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Small progress taking the first real steps in moving Second Signal off IBM Domino

By Andrew Pollack on 01/21/2013 at 01:08 PM EST

I've been dealing with some serious analysis-paralysis with this project. Between not having a deadline and having so many choices to look at -- with virtually no experience with any of them -- I've found it very difficult to take the next step. As a result, the site is beginning to suffer from inattention and that needs to stop. I've finally decided to break off a big chunk and get working on a back end database.

You don't know how spoiled you are working with IBM Domino as a development platform until you start trying to get all the benefits it offers in any other way. Replication, directory management, indexing, and security are all built in. The combination remains, in my opinion, the most efficient and cost effective way to build dynamic web sites. What a shame that the market just doesn't care. I've spent a lot of time looking at other platforms and I'm convinced that no shelf-ready solution is going to do things just the way I want. No matter which way I go, I'm looking at a piecemeal solution by comparison. I've decided that I need to break the decision process down further and start with with the base level of my architecture. The back end database.

With the architecture choices I've made, the first step is the back end database. Everything builds up from there no matter which specific products I pick at each layer. For the database, I'm really liking what I read about mongoDB and I plan to test that out first. If I don't go that way, I'm probably going to go with a traditional relational database even if that limits my ability to store semi-structured data. In that case I'm leaning toward PostgreSQL based on what I've read, but until I've worked with it more and played with the tools I'm still considering both MySQL and MSSQL as fall backs. I'll really only pick MSSQL if I become too frustrated with other choices. My biggest concern in picking mongoDB will be deciding that it has the stability, reliability, tool availability, and industry acceptance that I really want.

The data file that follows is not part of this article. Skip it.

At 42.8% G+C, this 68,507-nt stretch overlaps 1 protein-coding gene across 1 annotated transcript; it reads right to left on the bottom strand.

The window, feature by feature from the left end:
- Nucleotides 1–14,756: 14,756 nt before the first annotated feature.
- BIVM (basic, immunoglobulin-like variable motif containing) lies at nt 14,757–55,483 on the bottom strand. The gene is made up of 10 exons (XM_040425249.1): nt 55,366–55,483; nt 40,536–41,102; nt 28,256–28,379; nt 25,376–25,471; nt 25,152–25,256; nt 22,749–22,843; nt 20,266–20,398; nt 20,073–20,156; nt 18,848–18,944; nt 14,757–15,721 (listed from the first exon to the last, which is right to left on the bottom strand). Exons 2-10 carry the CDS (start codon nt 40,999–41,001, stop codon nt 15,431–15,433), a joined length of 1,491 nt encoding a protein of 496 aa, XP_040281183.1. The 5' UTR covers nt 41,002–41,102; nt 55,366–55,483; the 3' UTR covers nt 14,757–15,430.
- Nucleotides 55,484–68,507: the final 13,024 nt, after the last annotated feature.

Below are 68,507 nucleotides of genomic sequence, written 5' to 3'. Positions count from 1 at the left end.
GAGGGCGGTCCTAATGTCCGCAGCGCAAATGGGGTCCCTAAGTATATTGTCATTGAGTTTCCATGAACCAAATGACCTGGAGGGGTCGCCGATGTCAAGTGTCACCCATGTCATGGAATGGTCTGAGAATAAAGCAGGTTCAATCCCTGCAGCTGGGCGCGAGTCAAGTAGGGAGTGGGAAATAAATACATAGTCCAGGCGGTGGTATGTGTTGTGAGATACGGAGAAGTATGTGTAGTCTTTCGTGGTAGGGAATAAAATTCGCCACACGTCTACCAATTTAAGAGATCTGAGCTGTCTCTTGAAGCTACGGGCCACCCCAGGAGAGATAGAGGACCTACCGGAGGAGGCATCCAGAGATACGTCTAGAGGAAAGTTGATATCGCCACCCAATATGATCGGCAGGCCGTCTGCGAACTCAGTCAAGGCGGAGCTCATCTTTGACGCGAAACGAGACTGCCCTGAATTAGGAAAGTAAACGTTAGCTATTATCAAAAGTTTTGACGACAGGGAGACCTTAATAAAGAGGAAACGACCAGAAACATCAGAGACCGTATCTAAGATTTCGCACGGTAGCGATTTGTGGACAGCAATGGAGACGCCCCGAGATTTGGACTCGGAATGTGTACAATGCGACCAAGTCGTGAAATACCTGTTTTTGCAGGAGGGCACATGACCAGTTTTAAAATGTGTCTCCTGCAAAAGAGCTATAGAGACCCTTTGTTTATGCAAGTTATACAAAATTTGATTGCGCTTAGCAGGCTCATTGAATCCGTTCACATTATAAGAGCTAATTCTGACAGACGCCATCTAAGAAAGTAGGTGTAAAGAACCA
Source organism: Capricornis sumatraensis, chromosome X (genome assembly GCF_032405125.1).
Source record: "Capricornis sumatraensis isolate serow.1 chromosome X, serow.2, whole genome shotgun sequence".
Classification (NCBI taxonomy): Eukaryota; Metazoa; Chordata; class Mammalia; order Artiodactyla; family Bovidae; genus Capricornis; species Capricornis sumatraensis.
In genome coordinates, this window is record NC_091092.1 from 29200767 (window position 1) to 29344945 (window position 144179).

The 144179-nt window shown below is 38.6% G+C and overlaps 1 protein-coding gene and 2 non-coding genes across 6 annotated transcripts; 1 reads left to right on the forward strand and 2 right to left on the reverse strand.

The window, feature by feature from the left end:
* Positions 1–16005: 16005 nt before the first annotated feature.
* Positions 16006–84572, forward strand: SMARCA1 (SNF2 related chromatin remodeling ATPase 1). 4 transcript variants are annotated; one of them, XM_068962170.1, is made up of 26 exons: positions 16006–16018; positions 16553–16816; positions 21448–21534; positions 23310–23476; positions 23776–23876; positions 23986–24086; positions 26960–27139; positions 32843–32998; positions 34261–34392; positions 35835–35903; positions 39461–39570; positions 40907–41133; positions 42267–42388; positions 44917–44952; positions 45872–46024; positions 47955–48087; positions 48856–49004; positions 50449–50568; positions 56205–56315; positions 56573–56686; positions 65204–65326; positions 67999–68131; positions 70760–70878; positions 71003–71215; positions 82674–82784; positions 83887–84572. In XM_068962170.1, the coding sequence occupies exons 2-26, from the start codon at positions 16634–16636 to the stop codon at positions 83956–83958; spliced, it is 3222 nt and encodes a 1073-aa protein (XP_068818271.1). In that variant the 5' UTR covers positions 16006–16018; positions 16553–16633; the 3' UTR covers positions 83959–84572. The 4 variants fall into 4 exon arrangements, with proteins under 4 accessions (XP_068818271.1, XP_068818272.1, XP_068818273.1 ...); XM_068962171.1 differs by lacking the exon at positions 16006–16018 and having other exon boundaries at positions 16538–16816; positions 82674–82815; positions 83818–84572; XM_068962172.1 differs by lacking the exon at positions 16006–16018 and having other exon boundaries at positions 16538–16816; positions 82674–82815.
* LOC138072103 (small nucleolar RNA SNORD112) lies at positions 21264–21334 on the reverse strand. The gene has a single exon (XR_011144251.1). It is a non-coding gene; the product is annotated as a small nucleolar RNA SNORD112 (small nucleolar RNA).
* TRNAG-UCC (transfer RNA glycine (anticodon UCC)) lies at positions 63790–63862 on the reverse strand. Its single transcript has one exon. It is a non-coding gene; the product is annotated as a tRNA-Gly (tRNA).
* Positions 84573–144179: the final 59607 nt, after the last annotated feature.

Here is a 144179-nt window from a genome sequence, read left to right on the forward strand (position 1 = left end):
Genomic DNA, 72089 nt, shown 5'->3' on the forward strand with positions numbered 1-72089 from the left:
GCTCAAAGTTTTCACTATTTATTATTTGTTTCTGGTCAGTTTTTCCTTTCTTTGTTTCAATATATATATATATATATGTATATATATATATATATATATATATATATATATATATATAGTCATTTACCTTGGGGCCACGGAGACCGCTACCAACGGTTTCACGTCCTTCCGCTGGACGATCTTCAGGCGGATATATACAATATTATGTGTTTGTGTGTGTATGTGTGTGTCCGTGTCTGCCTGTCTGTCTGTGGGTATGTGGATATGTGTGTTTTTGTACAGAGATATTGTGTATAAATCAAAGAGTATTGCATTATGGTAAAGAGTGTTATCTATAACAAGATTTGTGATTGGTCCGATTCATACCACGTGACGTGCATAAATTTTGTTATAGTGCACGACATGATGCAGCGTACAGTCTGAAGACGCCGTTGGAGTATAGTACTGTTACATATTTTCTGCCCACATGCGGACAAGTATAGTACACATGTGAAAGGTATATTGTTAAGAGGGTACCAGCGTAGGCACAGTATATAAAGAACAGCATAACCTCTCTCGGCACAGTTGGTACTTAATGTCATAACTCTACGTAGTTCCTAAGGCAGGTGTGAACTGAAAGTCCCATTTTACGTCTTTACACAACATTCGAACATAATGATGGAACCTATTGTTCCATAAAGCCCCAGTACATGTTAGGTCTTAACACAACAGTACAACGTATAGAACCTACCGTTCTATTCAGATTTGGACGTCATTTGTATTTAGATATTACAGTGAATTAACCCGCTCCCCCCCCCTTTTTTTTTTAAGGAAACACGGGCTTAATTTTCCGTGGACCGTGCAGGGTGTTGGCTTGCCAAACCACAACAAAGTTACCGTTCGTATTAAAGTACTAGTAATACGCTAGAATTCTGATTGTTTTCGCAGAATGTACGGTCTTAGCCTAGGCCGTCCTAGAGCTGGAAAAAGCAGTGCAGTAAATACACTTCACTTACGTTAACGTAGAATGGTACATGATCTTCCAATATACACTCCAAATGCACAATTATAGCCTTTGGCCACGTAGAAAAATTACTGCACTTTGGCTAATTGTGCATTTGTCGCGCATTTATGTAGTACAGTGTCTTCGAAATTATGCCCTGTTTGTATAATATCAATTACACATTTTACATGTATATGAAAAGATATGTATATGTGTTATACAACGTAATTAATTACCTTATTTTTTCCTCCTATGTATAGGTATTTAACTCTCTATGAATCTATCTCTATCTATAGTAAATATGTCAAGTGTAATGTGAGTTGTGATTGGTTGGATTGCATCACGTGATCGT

Since I have an immediate need to starting using a better back end database for some other things I'm doing, I'm going to tackle this first -- even before choosing the tools for the rest of the platform.

The next layer up in the site will be the most important. I plan to build the whole thing as a set of interfaces accessible though SOAP:XML. All access to the back end data will be through these interfaces. There will be no direct web page calls to the back end data store. In all likelihood I'll be using Java servlets under Tomcat to provide these interfaces -- though that hasn't been decided yet. This part of the architecture will incorporate the security layer as well, which is why I've chosen a direction strong on object modelling. Within this architectural layer will be three layers of object modelling. The one closest to the back end database where the reading and writing actually happens; a second layer that provides access controls; and a third layer where where application logic happens.

On top of all that comes the application platforms. This will include some native Visual Studio .NET applications for running on Windows as well as whatever frameworks make sense for the various development tools I use for mobile applications and web site interfaces. A JSON layer overlay of the SOAP:XML web services may be used here as well.

The next time I write on this subject, hopefully I'll have a lot of positive things to say about the new back end database, and can make my final decision on the middle ware layer.